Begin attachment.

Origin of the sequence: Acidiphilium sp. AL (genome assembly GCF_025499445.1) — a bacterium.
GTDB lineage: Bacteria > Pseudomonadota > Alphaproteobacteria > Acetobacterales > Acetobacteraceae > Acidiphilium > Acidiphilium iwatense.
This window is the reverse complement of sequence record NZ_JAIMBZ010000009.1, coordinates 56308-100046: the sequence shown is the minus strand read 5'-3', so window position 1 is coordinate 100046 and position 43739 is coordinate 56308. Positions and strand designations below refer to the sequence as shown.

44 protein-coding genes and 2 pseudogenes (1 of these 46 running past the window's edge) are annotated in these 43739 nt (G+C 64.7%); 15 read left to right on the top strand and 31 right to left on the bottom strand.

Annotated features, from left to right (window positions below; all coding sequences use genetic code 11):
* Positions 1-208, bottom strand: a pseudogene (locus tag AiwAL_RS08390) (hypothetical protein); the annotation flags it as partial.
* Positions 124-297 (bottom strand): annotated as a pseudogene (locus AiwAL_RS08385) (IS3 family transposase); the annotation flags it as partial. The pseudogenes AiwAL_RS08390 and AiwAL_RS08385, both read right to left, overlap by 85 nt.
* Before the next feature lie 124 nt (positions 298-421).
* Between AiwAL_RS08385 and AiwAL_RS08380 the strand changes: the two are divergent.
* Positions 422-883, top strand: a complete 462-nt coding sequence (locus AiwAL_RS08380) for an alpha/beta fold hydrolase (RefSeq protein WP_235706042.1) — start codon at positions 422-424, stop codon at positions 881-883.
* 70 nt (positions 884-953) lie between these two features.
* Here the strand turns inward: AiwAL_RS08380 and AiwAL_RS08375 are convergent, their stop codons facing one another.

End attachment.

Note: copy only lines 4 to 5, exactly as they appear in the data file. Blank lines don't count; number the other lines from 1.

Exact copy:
44 protein-coding genes and 2 pseudogenes (1 of these 46 running past the window's edge) are annotated in these 43739 nt (G+C 64.7%); 15 read left to right on the top strand and 31 right to left on the bottom strand.

Annotated features, from left to right (window positions below; all coding sequences use genetic code 11):